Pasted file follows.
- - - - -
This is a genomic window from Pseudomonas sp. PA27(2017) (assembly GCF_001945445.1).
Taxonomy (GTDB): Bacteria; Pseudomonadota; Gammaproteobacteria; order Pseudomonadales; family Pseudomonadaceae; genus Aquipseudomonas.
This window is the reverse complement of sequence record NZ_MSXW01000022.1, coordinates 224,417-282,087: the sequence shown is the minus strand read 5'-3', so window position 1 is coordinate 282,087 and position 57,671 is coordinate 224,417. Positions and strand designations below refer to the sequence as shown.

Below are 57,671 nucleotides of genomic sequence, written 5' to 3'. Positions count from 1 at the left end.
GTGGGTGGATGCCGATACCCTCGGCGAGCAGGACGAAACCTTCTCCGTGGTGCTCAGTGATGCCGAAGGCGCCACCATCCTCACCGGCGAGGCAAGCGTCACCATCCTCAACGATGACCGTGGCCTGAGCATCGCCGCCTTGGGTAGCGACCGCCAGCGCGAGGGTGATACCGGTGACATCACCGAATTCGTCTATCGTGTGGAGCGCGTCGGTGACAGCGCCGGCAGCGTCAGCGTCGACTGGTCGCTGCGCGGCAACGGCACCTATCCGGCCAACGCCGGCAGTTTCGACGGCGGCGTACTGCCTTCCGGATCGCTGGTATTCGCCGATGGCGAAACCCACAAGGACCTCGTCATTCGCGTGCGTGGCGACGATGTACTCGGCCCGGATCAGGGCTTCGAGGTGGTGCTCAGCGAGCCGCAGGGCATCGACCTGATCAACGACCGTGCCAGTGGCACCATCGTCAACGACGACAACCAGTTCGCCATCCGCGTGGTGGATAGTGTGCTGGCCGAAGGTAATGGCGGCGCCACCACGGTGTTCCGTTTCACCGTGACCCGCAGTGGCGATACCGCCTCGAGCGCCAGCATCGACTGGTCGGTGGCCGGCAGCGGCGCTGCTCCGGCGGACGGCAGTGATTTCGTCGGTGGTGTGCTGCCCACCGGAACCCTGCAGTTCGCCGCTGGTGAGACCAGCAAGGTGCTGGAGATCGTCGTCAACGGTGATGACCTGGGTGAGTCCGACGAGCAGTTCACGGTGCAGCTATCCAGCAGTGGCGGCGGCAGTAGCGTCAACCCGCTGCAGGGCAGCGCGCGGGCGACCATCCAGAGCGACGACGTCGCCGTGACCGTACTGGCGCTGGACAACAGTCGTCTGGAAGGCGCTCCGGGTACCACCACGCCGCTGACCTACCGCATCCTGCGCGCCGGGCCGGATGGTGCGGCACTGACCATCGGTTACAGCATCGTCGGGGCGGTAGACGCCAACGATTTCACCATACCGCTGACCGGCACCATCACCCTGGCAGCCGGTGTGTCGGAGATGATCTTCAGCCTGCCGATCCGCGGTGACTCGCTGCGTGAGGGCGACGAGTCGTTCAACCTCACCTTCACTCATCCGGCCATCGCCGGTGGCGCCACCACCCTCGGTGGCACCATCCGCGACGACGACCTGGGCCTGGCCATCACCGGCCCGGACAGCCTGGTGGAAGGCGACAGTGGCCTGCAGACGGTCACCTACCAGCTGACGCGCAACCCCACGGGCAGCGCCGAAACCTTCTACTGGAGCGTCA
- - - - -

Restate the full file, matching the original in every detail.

This is a genomic window from Pseudomonas sp. PA27(2017) (assembly GCF_001945445.1).
Taxonomy (GTDB): Bacteria; Pseudomonadota; Gammaproteobacteria; order Pseudomonadales; family Pseudomonadaceae; genus Aquipseudomonas.
This window is the reverse complement of sequence record NZ_MSXW01000022.1, coordinates 224,417-282,087: the sequence shown is the minus strand read 5'-3', so window position 1 is coordinate 282,087 and position 57,671 is coordinate 224,417. Positions and strand designations below refer to the sequence as shown.

Below are 57,671 nucleotides of genomic sequence, written 5' to 3'. Positions count from 1 at the left end.
GTGGGTGGATGCCGATACCCTCGGCGAGCAGGACGAAACCTTCTCCGTGGTGCTCAGTGATGCCGAAGGCGCCACCATCCTCACCGGCGAGGCAAGCGTCACCATCCTCAACGATGACCGTGGCCTGAGCATCGCCGCCTTGGGTAGCGACCGCCAGCGCGAGGGTGATACCGGTGACATCACCGAATTCGTCTATCGTGTGGAGCGCGTCGGTGACAGCGCCGGCAGCGTCAGCGTCGACTGGTCGCTGCGCGGCAACGGCACCTATCCGGCCAACGCCGGCAGTTTCGACGGCGGCGTACTGCCTTCCGGATCGCTGGTATTCGCCGATGGCGAAACCCACAAGGACCTCGTCATTCGCGTGCGTGGCGACGATGTACTCGGCCCGGATCAGGGCTTCGAGGTGGTGCTCAGCGAGCCGCAGGGCATCGACCTGATCAACGACCGTGCCAGTGGCACCATCGTCAACGACGACAACCAGTTCGCCATCCGCGTGGTGGATAGTGTGCTGGCCGAAGGTAATGGCGGCGCCACCACGGTGTTCCGTTTCACCGTGACCCGCAGTGGCGATACCGCCTCGAGCGCCAGCATCGACTGGTCGGTGGCCGGCAGCGGCGCTGCTCCGGCGGACGGCAGTGATTTCGTCGGTGGTGTGCTGCCCACCGGAACCCTGCAGTTCGCCGCTGGTGAGACCAGCAAGGTGCTGGAGATCGTCGTCAACGGTGATGACCTGGGTGAGTCCGACGAGCAGTTCACGGTGCAGCTATCCAGCAGTGGCGGCGGCAGTAGCGTCAACCCGCTGCAGGGCAGCGCGCGGGCGACCATCCAGAGCGACGACGTCGCCGTGACCGTACTGGCGCTGGACAACAGTCGTCTGGAAGGCGCTCCGGGTACCACCACGCCGCTGACCTACCGCATCCTGCGCGCCGGGCCGGATGGTGCGGCACTGACCATCGGTTACAGCATCGTCGGGGCGGTAGACGCCAACGATTTCACCATACCGCTGACCGGCACCATCACCCTGGCAGCCGGTGTGTCGGAGATGATCTTCAGCCTGCCGATCCGCGGTGACTCGCTGCGTGAGGGCGACGAGTCGTTCAACCTCACCTTCACTCATCCGGCCATCGCCGGTGGCGCCACCACCCTCGGTGGCACCATCCGCGACGACGACCTGGGCCTGGCCATCACCGGCCCGGACAGCCTGGTGGAAGGCGACAGTGGCCTGCAGACGGTCACCTACCAGCTGACGCGCAACCCCACGGGCAGCGCCGAAACCTTCTACTGGAGCGTCA